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Posted by: @persephone

Posted by: @jamespa

I'm sorry but I don't think I can explain the condition, which is very clear, more than I have.  Maybe others can. 

I am sorry, I wrote my comment before I read your last comment which clarified the meaning of the condition. Thank you.   

No worry. 

PS I do agree that condition 1 and condition 2 appear to be somewhat repetitive, however you interpret them.  As I said above you might just interpret condition 1 as referring to NR23 (given what the applicant put in the appeal statement) but really it isnt going to change the conclusion as the only thing that your LPA will actually care about is the figure at your property and WSP estimated NR19

 


   
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Abernyte
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Posted by: @jamespa

However, given the expert evidence to the contrary, this would be a waste of your money unless you have a solid reason to believe that the condition is not met and think you stand a reasonable chance of collecting the evidence to prove it.

As I stated earlier the only recourse for a third party in Scotland is to judicial review at the Court of Session to determine if the local authority have acted unlawfully. They will not assess the merits of the decision. 


   
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(@jamespa)
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Posted by: @abernyte

 

Posted by: @jamespa

However, given the expert evidence to the contrary, this would be a waste of your money unless you have a solid reason to believe that the condition is not met and think you stand a reasonable chance of collecting the evidence to prove it.

As I stated earlier the only recourse for a third party in Scotland is to judicial review at the Court of Session to determine if the local authority have acted unlawfully. They will not assess the merits of the decision.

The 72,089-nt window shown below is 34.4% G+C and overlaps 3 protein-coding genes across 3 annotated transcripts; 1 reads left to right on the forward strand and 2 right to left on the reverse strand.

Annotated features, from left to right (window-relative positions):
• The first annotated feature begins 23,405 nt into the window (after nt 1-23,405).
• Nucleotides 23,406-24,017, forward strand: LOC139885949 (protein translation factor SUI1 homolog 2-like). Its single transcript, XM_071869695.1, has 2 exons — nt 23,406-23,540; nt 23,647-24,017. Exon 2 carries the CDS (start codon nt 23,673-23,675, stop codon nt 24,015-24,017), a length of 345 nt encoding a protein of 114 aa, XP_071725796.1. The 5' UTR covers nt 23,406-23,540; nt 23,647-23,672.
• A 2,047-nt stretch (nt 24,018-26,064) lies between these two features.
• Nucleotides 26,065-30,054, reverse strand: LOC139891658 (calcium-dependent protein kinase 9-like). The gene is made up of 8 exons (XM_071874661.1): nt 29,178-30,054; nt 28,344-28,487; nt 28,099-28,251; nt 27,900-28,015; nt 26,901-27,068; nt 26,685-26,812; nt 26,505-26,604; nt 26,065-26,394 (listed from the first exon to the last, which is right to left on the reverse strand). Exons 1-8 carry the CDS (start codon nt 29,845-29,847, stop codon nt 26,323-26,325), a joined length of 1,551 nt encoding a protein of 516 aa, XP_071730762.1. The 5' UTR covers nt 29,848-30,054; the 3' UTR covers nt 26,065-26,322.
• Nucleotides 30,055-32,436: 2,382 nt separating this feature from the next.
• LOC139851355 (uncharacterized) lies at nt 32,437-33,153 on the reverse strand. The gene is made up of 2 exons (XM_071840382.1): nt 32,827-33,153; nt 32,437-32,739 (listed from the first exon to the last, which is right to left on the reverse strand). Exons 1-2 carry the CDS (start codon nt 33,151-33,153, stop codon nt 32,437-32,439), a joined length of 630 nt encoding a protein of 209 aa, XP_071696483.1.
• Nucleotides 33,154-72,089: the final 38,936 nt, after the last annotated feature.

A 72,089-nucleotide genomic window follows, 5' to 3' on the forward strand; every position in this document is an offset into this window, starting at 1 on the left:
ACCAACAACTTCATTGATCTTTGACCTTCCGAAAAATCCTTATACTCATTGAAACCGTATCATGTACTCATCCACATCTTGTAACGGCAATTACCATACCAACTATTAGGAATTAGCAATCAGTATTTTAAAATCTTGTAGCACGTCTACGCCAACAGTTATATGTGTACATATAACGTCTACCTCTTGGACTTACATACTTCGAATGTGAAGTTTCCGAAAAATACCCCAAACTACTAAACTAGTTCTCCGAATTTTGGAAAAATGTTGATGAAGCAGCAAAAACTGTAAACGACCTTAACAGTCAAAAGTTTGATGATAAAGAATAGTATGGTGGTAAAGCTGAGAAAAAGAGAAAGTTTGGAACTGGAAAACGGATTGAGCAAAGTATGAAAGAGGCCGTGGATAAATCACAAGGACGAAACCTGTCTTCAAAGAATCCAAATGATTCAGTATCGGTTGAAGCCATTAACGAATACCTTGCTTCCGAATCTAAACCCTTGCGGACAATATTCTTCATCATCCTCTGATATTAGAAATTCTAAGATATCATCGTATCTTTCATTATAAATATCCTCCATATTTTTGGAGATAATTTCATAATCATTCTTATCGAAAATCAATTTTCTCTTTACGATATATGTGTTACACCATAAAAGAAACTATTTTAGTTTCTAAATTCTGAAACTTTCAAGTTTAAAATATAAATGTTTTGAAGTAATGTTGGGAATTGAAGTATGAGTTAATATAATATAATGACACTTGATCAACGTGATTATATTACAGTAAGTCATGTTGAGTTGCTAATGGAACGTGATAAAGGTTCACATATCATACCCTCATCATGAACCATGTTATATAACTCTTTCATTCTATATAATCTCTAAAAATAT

In England I think you have just 6 weeks to initiate a planning JR.  Is it the same on Scotland?

 


   
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Abernyte
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3 months


   
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(@jamespa)
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Posted by: @persephone

@jamespa Yes, I can hear it with windows ajar.

You must have very good hearing.  Can you hear your fridge upstairs?

Whats the nature of the sound and when does it occur.

I sometimes hear a fan/flue noise from my neighbours during the night.  I don't know what it is, they don't have a heat pump.  It's annoying but wouldn't class as nuisance so I just have to accept it.

 


   
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Toodles
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@jamespa And much though I would like to ‘quieten’ the emergency services sirens, the motorway, 3 x A roads, a 24/7 food storage facility, Southern Region railway lines and aircraft (we are on the Heathrow flightpath with a reference beacon less than 2 miles away) plus noisy local traffic and animals - we can’t! Regrets, Toodles.

Toodles, 76 years young and hoping to see 100 and make some ROI on my renewable energy investment!